2. No, it's AHA endorsed and cool
Prevalence = percent of people in the population with condition, in this case AF.
All good right?
It does get worse though.
What percentage didn't have AF during the 6 days? (pick the closest)
If you didn't have AF on the gold standard Holter over six days but you did have irregular rhythm on the Watch, the Watch might be wrong... almost 60% of the time.
I don't like working with numbers like 226 because they make mental math hard. Let's just pretend for a second that they study was of 1000 people.
In this case 41.6% of the 1000 people had AF. So how many people had AF?
Next statistic. We are told that the proportion of people who the watch noted AF during the 6 day Holter period who also had AF on the Holter was 78.9%.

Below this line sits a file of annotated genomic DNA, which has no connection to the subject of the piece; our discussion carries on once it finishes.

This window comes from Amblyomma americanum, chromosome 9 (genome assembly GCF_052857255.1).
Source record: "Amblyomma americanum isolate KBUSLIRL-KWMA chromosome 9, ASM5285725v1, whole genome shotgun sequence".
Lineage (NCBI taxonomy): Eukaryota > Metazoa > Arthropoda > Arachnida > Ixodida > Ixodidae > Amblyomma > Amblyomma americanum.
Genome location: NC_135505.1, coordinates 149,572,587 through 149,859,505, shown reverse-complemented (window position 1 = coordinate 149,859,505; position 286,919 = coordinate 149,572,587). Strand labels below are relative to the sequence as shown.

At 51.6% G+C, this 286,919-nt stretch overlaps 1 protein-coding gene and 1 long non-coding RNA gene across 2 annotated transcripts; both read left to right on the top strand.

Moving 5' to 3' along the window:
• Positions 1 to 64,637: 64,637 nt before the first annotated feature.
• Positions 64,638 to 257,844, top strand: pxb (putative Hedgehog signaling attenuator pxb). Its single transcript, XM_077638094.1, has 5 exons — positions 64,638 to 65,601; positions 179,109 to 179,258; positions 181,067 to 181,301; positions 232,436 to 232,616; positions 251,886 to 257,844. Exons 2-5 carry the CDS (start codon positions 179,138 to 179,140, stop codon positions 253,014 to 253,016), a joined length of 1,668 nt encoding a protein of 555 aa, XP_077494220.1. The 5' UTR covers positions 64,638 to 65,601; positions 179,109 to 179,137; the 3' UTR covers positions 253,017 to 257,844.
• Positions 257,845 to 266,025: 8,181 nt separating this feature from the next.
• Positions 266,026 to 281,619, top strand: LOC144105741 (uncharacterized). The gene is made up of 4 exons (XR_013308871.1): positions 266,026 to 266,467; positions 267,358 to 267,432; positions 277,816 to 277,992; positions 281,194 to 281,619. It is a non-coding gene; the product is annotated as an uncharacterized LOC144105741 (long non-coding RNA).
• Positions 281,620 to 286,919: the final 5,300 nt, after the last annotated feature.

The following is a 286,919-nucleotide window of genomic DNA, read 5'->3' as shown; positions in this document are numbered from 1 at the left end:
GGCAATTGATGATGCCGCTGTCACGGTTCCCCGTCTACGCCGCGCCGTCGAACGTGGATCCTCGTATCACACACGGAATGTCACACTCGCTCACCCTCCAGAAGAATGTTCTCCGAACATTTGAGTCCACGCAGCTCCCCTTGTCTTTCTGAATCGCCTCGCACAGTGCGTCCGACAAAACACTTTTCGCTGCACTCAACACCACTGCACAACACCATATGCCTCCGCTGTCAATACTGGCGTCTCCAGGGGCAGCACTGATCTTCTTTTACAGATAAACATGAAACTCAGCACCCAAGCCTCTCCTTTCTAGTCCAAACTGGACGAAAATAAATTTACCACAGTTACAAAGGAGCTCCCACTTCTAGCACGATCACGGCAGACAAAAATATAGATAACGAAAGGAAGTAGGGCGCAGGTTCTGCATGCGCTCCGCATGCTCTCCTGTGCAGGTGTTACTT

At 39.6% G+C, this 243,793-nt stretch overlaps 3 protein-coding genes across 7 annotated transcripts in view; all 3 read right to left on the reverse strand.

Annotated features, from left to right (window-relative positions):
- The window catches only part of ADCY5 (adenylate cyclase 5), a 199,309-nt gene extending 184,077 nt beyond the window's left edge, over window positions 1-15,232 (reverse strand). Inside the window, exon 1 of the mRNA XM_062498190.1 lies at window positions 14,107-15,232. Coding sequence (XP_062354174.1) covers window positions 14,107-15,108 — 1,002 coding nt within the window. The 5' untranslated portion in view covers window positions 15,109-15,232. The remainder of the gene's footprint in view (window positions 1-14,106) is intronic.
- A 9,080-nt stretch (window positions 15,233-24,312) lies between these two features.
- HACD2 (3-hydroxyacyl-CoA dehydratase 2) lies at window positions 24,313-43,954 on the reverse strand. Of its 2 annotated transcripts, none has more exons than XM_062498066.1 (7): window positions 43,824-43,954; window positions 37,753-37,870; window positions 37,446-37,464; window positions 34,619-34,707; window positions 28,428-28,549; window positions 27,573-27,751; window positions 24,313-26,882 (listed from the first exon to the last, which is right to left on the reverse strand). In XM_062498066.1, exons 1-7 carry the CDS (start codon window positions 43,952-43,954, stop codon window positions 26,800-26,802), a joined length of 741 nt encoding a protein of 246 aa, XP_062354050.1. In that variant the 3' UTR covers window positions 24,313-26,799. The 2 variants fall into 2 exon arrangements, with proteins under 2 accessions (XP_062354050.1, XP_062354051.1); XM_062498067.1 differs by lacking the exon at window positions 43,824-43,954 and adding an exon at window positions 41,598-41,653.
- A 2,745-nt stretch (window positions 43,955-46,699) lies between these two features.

You can get this by taking the total number of people (1000) and subtracting the ones that had AF on Holter (416).
This is actually the PPV (Positive Predictive Value). Pretty darn good, right?
Most statisticians hate PPV because it isn't constant across populations. It depends heavily on how frequent the disease is in a population.
Specificity is the fraction of people who don't have the disease (all Holter no AF) that the Watch also says no AF.
What is that?
Let's do this step by step. How many people does our gold standard Holter say don't have AF?
This is a moderate specificity. Many medical tests are in this range.
A very minimal increase despite a substantial drop in sensitivity.
So we will worry 19 people for every 1 that has AFib. Does this seem like a good trade off to you?